Chuck: Yes.

Ed: Forever, so long as there’s a descendant of the ancestor.

Chuck: Correct, so far.

Ed: If you have five kids, I mean, the number of descendants, the number of sub-trusts, it can be absolutely amazing. What’s the impact on these beneficiaries? They know they’re getting 5% a year. What are they going to do, Chuck?

Chuck: Well, yes, that’s what I mean is, the interesting thing about it is that, in their minds, they’re not getting 5% a year. In their minds, they’re getting this farm, and they believe that. We’ve seen this, where they’ll start spending money, as if they had the entire farm at their disposal. Sometimes they can put the trustee in a really uncomfortable position where the trustee is constantly having to explain to them that “No, no, this isn’t actually your farm, or your property, or your bank account. You simply get an income stream.”

Ed: The solution don’t have a farm. Make sure you have marketable securities. You have the S&P 500 EF, and others you have something that’s readily divisible. Each trust, sub-trust, you’ve got one trust at the ancestor level, split it into X number of trust depending on the number of children. Each trust can have, for example, a different trustee, different investment philosophy. Then, as it drains down, so long as there’s a descendant, boy, that’s a long time.

Chuck: Right. Well, and I have recently put together a trust like this for somebody, where they wanted the trust to be able to last in perpetuity, and one of the features in there, is to allow individual descendants to buy or sell their interest in the trust among each other. It has to stay in the family, but among the beneficiaries of this trust, Tom can sell his interest to Betsy. If Tom’s somebody who wants to– He just wants a chunk of money, he doesn’t want an income stream, then Betsy can pay him, and he can walk away with cash, and then he’s no longer a beneficiary of the trust. What that does is two things. First of all, it provides a mechanism for that person who just can’t seem to live with the idea that he’s merely getting income to be cashed out, essentially. The second thing is, when you have a trust like that, that goes down from generation to generation to generation, sometimes the number of descendants that now are receiving interest, it can get a little out of hand. This allows some voluntary pairing of the branches of the tree, so to speak, so that the people who really want to stay involved and have, in this particular case, it’s a family farm, people who really want to be receiving the beneficial income, or the income off of this farm, rather than off doing their own things. They have a mechanism to stay beneficiaries of the trust, and buying the other people out, and hopefully, keeping this a little bit more narrow, as the generations pass by.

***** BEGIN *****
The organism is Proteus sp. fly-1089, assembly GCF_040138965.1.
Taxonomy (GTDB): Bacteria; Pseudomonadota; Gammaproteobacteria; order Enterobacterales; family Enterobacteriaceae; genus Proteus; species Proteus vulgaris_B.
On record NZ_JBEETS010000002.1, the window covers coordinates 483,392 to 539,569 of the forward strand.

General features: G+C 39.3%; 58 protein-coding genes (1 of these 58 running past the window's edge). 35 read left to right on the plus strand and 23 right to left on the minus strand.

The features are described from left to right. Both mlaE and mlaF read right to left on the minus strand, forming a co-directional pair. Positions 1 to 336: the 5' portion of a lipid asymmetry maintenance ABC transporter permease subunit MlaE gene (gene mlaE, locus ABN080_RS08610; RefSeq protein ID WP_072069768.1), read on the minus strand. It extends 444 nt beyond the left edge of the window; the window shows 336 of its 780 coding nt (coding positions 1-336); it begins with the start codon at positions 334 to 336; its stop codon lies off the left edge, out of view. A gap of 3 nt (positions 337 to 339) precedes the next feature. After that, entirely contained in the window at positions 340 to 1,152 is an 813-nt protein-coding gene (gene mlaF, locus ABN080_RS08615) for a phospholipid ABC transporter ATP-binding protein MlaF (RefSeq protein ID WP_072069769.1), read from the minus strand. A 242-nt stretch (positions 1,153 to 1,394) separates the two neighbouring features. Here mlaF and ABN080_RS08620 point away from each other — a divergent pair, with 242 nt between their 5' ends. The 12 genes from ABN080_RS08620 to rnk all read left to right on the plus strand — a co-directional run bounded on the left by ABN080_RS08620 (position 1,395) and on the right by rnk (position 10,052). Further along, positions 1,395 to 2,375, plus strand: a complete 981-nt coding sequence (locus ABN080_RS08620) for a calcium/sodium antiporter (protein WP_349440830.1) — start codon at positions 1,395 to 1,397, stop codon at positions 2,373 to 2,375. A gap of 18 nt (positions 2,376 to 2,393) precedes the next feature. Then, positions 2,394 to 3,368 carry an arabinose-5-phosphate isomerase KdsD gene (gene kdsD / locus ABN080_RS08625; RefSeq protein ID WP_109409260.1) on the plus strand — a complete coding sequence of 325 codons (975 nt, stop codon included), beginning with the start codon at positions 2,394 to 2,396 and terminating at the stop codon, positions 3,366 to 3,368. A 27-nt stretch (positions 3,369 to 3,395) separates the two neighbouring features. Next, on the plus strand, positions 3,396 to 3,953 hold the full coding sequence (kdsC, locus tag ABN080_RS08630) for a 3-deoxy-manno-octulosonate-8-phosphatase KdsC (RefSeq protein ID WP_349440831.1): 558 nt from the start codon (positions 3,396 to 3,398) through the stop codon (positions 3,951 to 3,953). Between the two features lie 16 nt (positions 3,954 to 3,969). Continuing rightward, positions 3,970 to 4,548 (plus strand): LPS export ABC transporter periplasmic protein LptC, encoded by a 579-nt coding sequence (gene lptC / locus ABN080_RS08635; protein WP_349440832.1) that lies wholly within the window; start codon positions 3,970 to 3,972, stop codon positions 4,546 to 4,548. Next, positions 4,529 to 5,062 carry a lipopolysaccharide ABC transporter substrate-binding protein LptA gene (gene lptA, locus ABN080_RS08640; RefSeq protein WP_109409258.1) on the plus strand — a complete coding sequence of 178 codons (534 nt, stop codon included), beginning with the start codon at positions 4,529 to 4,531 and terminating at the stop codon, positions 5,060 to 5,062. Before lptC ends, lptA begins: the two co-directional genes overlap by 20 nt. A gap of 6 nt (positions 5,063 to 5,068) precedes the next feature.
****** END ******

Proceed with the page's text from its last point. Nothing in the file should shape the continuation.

Ed: Chuck, I think I understand all that, but I’ve got a larger question. Why go about accumulating this wealth, when you’re faced with these issues?

Chuck: Right.

Ed:  You’re destroying the journey, to the extent that you’re creating a high water bottle for this descendant, a descendant that maybe they’re impairing the ability of that descendant to earn the bread himself.

Chuck: Well, I think that that is a serious concern that a lot of our clients have about the impact of these trusts. Of course, the solution to that readily presents itself, which is that, you simply limit the amount that you’re leaving to family members, and you find non-family members, and typically, this occurs in the form of charities, or perhaps, set up a private foundation to receive the rest of the wealth. Boy, that’s unpalatable too, to a lot of people.